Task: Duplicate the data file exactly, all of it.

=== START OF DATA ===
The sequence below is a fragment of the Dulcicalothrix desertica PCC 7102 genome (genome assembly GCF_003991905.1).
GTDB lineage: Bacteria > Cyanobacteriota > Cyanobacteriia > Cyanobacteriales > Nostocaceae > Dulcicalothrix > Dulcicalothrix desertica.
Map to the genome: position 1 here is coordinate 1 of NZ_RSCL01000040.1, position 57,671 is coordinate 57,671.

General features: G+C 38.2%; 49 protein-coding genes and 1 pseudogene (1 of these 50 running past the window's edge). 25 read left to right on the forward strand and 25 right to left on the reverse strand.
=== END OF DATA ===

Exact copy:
The sequence below is a fragment of the Dulcicalothrix desertica PCC 7102 genome (genome assembly GCF_003991905.1).
GTDB lineage: Bacteria > Cyanobacteriota > Cyanobacteriia > Cyanobacteriales > Nostocaceae > Dulcicalothrix > Dulcicalothrix desertica.
Map to the genome: position 1 here is coordinate 1 of NZ_RSCL01000040.1, position 57,671 is coordinate 57,671.

General features: G+C 38.2%; 49 protein-coding genes and 1 pseudogene (1 of these 50 running past the window's edge). 25 read left to right on the forward strand and 25 right to left on the reverse strand.